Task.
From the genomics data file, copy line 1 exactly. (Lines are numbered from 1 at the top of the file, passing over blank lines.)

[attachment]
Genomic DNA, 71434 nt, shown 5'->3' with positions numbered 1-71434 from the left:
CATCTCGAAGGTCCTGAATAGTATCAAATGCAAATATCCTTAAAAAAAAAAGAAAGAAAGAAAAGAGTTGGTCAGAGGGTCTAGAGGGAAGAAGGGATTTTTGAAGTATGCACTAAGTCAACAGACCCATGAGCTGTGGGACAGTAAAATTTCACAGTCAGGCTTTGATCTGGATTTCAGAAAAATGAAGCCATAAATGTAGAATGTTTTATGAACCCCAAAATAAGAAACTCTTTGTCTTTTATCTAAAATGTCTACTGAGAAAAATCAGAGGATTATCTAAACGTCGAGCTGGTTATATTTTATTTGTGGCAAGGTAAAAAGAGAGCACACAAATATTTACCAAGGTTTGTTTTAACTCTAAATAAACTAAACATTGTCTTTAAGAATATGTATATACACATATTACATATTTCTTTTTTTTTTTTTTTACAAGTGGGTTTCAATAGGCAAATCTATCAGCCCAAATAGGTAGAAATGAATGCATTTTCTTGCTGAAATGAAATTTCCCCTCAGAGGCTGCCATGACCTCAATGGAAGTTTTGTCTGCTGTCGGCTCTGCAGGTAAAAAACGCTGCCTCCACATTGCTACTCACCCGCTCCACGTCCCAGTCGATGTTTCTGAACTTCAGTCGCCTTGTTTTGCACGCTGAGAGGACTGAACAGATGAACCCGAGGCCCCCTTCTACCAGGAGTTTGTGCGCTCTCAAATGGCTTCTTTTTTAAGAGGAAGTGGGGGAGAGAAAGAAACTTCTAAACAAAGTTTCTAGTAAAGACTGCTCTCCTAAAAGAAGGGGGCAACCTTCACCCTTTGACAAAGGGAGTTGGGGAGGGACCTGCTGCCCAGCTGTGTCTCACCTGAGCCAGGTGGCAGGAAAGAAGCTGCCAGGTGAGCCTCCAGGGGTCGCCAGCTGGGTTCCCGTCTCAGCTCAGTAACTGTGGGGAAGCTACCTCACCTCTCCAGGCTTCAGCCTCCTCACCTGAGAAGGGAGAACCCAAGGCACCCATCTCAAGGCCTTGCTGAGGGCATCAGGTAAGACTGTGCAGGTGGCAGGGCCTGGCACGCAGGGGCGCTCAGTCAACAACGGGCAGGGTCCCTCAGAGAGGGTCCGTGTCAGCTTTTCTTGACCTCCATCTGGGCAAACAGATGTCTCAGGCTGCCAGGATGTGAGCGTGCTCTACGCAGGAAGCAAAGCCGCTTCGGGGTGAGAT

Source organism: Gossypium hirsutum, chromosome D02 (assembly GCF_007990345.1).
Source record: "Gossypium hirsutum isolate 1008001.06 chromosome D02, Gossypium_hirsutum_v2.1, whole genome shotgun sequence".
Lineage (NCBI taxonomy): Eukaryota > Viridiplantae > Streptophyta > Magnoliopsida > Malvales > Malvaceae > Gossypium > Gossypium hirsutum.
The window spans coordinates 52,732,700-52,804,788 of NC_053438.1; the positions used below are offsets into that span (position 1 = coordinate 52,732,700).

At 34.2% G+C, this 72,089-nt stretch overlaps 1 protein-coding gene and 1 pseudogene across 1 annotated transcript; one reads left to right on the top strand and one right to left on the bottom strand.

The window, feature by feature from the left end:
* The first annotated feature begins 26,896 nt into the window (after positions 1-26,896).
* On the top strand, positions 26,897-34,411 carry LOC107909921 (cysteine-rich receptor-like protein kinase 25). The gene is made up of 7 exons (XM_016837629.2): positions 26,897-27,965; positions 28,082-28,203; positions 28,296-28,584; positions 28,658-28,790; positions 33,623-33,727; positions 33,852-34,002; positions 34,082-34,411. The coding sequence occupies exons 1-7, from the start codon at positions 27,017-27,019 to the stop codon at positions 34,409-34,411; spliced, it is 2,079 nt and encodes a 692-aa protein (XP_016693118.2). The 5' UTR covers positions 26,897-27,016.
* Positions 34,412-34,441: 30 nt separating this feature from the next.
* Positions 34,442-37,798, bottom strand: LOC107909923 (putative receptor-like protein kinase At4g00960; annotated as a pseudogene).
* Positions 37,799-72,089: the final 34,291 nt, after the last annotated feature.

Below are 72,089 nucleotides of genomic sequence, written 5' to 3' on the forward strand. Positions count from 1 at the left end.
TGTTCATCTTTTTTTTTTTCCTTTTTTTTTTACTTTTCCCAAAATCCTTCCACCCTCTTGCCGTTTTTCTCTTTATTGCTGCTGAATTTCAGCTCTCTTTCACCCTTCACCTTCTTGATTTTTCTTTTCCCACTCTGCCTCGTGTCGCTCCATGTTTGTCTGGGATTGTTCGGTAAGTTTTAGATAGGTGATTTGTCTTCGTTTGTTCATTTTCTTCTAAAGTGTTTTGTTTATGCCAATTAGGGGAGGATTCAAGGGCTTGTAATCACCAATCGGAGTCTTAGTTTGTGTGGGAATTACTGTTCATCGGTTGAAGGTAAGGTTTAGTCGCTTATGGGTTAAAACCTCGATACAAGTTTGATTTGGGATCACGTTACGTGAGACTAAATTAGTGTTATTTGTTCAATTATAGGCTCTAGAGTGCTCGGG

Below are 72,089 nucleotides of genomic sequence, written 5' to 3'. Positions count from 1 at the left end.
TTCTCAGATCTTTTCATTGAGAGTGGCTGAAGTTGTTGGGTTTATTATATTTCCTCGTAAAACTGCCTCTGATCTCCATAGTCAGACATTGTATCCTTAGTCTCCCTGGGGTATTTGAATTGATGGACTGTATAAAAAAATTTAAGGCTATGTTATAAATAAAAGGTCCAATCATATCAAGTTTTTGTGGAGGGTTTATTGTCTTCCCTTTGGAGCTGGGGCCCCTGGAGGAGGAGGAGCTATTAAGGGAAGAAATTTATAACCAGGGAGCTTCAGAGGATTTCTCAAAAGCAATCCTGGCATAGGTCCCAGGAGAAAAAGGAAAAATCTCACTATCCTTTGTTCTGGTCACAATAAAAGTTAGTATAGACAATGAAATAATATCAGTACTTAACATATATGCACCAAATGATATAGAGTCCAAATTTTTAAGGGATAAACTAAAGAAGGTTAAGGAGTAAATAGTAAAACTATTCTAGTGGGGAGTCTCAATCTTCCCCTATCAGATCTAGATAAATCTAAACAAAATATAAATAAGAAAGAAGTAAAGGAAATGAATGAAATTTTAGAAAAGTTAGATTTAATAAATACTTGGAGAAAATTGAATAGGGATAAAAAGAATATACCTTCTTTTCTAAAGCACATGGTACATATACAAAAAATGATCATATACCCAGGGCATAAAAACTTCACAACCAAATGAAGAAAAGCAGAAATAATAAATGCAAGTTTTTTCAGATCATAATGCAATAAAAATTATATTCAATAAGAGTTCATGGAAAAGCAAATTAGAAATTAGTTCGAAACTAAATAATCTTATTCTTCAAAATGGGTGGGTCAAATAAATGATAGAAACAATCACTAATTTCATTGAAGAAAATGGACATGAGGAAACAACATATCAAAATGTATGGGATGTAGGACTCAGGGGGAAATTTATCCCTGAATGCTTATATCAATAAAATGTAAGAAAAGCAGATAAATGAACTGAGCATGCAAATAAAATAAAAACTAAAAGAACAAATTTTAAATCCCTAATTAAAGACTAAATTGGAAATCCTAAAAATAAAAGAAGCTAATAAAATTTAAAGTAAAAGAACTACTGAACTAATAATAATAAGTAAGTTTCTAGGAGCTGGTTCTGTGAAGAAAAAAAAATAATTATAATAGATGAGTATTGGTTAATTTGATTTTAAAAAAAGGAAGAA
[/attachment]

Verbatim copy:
Genomic DNA, 71434 nt, shown 5'->3' with positions numbered 1-71434 from the left: